Zach Jones’ hooks behave like the true meaning of the word. They hook into your ears, your gait, your craw. Why? A well placed high-hat/falsetto break, a sneaky minor-seventh slipped into a bridge. Guy knows his way around a song.

Perhaps most fun is Jones’ refusal to settle on one style, wearing Prince’s pants on one tune and Paul McCartney’s on the next. His experience floating with his axe around the country with As Fast As was a natural ramp to confidence as a solo artist. He can move a room, but can he move Monument Square? Guess we’ll find out today for free at Alive at 5.

Surf Jones’ website at http://zachjonestunes.com.

 

How has (the new CD) “Fading Flowers” been received so far?

I’d never been as nervous to release a record before as I was with this one. “Fading Flowers” is the first album that really puts me out there. Not just as a name and face, but lyrically it addresses topics which I’m most often too shy to talk about in conversation, yet now they’re captured in songs for anyone who chooses to listen. The positive support I’ve received from fans and fellow musicians so far has been overwhelming, but it’s always a continuing struggle trying to stretch out and reach a wider audience.  

 

Your style covers a range of genres. Is there one you feel most comfortable executing?

I don’t really think about genre when I’m writing or playing. I just try to do what feels right and pleases my ears. I just hope if I continue to follow my instincts, eventually all the music I make will sound like Zach Jones, not a collection of music that covers multiple genres.  

 

What has been your biggest challenge in 2010?

I’ve been pursuing the rock and roll dream for most of my adult life now. There are different levels of success, but, ultimately all you really want is the ability to survive by doing what you love and afford to continue doing it. Making money as a musician who focuses on original music has always been a difficult thing. My biggest challenge of 2010 has been learning how to navigate the  current state of the music business and how to handle it without the steady support system of bandmates or management, which I had in the past with As Fast As.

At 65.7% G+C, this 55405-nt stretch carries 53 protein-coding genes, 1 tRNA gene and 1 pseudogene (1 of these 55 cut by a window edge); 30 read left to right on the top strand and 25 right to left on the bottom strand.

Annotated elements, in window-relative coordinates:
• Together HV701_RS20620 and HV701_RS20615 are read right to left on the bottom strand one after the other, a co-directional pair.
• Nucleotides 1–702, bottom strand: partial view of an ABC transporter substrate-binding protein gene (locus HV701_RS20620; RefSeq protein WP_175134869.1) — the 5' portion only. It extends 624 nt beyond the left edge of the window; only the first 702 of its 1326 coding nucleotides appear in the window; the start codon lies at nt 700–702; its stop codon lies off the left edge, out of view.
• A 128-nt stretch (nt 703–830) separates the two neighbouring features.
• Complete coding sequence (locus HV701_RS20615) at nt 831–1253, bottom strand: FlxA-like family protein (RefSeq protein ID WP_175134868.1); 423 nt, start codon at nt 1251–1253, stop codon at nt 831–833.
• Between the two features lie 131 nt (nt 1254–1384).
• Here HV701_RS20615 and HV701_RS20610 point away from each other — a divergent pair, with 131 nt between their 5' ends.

What lyrical themes do you find yourself drawn back to?

In the past, I’ve fooled around with lots of different subjects. I’ve made up stories or I’ve tried to write from the point of view of a pre-existing or made-up character. I can see myself getting back to that a bit, but lately, everything I’ve written has been deeply personal. I’m at a point in my life where the only thing I’m really sure about pertaining to my future is music.

How does your solo experience compare with your work with As Fast As? Which do you prefer?

As Fast As was a unique combination of musicians. We weren’t just bandmates, we were, and still are, best friends. I miss that constant camaraderie socially and professionally, but there has been a lot of self discovery involved with this new project which has been very gratifying. I was lucky enough to have Andrew Hodgkins of AFA play drums on the entirety of “Fading Flowers” and Spencer Albee contributed as well, playing keys on a couple tracks.

 

Describe your perfect show. Has it ever happened? Which came closest?

The perfect show for me is any show I’m personally in the zone mentally, the rest of the band is firing on all cylinders and collectively we feel like we’ve communicated something to each and every member of the audience.

Mike Olcott is a freelance writer who lives in Portland.